Before you drive south to the city of Napa, stop by the Napa Valley Museum
in Yountville. The museum will give you a good historic overview, from the first pioneer winemakers in the 19th century to the phenomenal growth of the region in the last 50 years. In addition to the photos and artifacts in the permanent collection, the museum hosts temporary ones focused on local artists.
It’s only a few minutes by car to Napa, the “big city” in the valley, with a population of 80,000. Visit the Oxbow Public Market
to peruse its selection of produce, gifts by local craftsmen, and outposts of popular restaurants. It’s a good spot for a light lunch from places like the Hog Island Oyster Co. or the Model Bakery. Afterwards take a walk along Napa’s Riverfront
. On the west bank of the river, the development offers waterfront dining and shops in a project that brought some new excitement to downtown when it opened some 20 years ago. With everything from high fashion to casual cuisine, it continues to be a favorite of visitors.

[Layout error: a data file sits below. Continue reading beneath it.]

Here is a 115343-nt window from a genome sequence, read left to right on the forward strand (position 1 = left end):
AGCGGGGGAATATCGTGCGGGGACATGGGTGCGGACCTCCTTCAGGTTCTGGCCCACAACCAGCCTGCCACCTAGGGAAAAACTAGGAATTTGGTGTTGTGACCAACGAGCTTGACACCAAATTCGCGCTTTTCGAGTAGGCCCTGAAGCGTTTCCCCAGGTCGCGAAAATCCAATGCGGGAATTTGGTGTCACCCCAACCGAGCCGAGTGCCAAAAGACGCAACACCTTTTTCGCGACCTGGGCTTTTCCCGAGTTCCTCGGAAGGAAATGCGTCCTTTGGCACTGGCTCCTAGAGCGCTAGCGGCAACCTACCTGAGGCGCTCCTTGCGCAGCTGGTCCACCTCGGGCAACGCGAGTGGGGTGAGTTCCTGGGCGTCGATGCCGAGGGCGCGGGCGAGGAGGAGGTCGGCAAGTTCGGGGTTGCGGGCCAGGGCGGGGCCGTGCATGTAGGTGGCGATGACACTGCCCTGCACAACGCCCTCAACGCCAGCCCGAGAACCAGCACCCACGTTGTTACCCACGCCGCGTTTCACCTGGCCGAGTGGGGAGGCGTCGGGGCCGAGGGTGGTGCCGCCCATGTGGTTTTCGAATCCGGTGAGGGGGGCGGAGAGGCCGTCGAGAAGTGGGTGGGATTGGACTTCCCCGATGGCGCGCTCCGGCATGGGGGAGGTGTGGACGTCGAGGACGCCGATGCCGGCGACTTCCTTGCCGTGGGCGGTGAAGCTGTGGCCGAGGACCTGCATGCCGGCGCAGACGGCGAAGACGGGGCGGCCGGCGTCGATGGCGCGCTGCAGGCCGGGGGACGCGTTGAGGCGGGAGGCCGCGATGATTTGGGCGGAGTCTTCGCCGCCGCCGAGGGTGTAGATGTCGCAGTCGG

An art of another sort lives on at Napa’s Seguin Moreau, where fourth-generation master cooper Douglas Rennie crafts wooden barrels used to age some of Napa Valley’s finest wines. The cooperage isn’t open to the public, so he encourages visitors to seek out such barrels at wineries like Opus One
, Far Niente
, Nickel and Nickel
, and Duckhorn
. “A lot of top wineries have them in beautiful showcase tasting rooms; it’s really a sight to see when you walk into a cave or cellar and there’s barrel after barrel of the traditional hoops.”
You might take him up on the advice and detour to Oakville for a tour of Opus One or Far Niente. While in the neighborhood, why not mix things up with an olive oil tasting at Round Pond Estate
in Rutherford (you did have a light lunch, after all). Come dinnertime, circle back to Oenotri
in Napa, where you’ll be greeted by the aroma of wood-fired pizzas, served along with house-made salumi and rustic Southern Italian dishes.